Throw out chemical-based products and replace them with natural products: Consider the ingredient lists of your cosmetics, body wash, shampoo, conditioner, moisturizer, deodorant, household cleaning products, laundry detergent, and anything else found in your home. The chemicals found in conventional products can be endocrine disruptors, and the thyroid is a vital endocrine organ. Using these products can worsen Hashimoto’s symptoms. Replace them with natural and/or homemade products. There are many natural cosmetic and personal care products now widely available on the market. Cleaning products can be easily made at home using white vinegar, lemon, and essential oils like peppermint, lavender, and frankincense. Moisturizers can be replaced with all-natural oils that contain healing benefits.
Avoid plastic and aluminum: Plastic contains estrogen-mimickers that can disrupt the body’s entire hormonal balance. Aluminum is a toxic metal that is a neurotoxin and a potent immune stimulator which impairs immune functioning. Aluminum can be found in cookware, tinfoil, deodorants, and cosmetics.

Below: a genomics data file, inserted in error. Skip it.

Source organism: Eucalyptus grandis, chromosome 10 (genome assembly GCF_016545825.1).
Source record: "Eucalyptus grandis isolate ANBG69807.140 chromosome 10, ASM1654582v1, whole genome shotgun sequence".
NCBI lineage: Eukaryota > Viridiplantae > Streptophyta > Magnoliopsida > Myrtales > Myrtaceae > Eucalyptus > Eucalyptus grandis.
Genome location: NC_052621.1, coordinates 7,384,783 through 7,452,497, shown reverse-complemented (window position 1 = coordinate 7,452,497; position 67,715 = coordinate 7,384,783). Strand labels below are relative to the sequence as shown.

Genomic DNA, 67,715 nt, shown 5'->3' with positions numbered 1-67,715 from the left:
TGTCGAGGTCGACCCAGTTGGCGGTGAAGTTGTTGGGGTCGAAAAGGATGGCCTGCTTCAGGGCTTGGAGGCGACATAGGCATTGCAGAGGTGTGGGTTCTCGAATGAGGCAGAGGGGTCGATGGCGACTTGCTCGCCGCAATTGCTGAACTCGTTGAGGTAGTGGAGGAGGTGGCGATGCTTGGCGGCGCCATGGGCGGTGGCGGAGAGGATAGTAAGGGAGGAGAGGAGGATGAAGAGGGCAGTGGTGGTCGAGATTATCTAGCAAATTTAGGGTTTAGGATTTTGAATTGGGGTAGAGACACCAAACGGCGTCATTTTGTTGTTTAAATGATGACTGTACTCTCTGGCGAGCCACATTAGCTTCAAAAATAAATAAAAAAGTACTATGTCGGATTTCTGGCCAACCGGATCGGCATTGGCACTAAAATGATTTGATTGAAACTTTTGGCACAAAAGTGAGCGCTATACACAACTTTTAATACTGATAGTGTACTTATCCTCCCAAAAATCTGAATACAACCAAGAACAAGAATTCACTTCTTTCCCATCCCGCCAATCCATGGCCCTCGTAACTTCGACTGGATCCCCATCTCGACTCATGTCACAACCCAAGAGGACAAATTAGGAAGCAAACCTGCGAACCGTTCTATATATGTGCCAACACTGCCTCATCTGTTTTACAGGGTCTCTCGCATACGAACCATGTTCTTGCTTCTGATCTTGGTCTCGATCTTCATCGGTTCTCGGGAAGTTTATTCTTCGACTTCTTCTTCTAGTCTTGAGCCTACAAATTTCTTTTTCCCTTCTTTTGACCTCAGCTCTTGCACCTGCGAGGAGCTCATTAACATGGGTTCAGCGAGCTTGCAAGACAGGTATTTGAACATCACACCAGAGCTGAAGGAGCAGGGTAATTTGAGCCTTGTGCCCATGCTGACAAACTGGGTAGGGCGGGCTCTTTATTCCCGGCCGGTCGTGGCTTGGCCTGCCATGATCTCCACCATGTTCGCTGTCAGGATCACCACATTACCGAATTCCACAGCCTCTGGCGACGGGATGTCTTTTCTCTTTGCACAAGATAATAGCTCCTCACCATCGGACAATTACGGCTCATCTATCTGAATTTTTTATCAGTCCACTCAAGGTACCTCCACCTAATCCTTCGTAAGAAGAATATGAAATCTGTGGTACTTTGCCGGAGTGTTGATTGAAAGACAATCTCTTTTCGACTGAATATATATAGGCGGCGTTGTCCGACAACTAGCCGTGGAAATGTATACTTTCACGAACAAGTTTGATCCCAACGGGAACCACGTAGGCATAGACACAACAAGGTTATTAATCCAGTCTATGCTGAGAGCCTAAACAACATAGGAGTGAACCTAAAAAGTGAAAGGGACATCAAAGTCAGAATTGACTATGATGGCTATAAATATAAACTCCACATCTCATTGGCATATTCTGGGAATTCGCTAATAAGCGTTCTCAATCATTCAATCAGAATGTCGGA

Manage stress: People with autoimmune symptoms often experience extreme emotional stress before the onset of the disease. Stress triggers alterations in the production of neuroendocrine hormones and contributes to immune dysregulation. It’s essential to choose stress-reducing techniques that work for you and that you enjoy. The techniques you choose can include meditation, reading, exercising (yoga, barre, Pilates, hiking, and resistance training are some great options), journaling, taking Epsom salt baths, spending time outdoors, and spending time with friends and family.